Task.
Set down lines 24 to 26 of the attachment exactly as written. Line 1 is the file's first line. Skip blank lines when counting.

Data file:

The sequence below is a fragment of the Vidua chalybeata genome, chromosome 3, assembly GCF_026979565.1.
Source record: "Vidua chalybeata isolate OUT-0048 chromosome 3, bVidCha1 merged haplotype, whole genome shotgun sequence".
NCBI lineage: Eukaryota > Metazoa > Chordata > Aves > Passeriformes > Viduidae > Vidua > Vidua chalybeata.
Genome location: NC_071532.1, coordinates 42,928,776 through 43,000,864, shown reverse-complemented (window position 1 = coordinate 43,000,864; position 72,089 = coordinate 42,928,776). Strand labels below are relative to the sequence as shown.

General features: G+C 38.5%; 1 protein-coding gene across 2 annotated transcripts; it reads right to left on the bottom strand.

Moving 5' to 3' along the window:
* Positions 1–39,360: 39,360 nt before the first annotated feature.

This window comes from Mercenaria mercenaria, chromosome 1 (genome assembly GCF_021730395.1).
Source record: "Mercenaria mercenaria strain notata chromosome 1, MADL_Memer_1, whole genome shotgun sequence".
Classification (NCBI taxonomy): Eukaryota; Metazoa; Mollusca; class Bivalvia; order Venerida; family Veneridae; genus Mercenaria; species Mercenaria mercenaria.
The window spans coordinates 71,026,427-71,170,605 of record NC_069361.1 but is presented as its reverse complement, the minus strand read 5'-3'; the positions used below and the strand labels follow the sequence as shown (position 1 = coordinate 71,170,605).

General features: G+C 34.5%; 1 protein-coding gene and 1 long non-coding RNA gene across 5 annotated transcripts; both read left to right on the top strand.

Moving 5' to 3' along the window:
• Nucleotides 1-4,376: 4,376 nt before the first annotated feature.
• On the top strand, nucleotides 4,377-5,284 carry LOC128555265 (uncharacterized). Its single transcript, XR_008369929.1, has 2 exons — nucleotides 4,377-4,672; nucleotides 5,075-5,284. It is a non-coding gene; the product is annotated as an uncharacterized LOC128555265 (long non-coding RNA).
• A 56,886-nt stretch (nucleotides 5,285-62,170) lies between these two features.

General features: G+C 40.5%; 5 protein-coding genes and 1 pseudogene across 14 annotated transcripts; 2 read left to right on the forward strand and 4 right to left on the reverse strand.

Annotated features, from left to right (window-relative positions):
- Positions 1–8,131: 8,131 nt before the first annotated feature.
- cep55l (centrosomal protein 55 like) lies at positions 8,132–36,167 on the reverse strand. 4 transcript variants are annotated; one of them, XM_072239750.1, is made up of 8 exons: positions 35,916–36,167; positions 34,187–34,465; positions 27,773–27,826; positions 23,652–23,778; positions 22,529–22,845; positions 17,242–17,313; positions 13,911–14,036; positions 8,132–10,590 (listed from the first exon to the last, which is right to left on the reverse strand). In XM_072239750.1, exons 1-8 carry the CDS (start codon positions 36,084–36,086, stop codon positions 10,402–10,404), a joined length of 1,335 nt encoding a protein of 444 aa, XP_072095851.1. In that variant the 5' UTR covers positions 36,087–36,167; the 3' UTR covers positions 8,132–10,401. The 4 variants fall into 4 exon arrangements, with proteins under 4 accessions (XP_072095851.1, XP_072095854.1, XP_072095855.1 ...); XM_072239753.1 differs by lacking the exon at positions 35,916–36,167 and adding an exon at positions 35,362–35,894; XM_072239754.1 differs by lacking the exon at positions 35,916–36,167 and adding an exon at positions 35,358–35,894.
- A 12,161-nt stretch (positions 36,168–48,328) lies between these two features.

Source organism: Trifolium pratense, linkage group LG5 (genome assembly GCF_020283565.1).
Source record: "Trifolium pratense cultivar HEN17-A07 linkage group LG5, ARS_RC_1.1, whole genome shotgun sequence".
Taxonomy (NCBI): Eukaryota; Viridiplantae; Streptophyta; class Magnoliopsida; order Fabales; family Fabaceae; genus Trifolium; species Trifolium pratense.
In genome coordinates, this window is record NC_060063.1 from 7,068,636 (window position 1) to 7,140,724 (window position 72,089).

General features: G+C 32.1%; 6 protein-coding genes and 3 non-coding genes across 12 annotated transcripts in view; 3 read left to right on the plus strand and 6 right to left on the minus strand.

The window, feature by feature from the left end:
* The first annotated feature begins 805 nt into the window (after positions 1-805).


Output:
Taxonomy (NCBI): Eukaryota; Viridiplantae; Streptophyta; class Magnoliopsida; order Fabales; family Fabaceae; genus Trifolium; species Trifolium pratense.
In genome coordinates, this window is record NC_060063.1 from 7,068,636 (window position 1) to 7,140,724 (window position 72,089).

General features: G+C 32.1%; 6 protein-coding genes and 3 non-coding genes across 12 annotated transcripts in view; 3 read left to right on the plus strand and 6 right to left on the minus strand.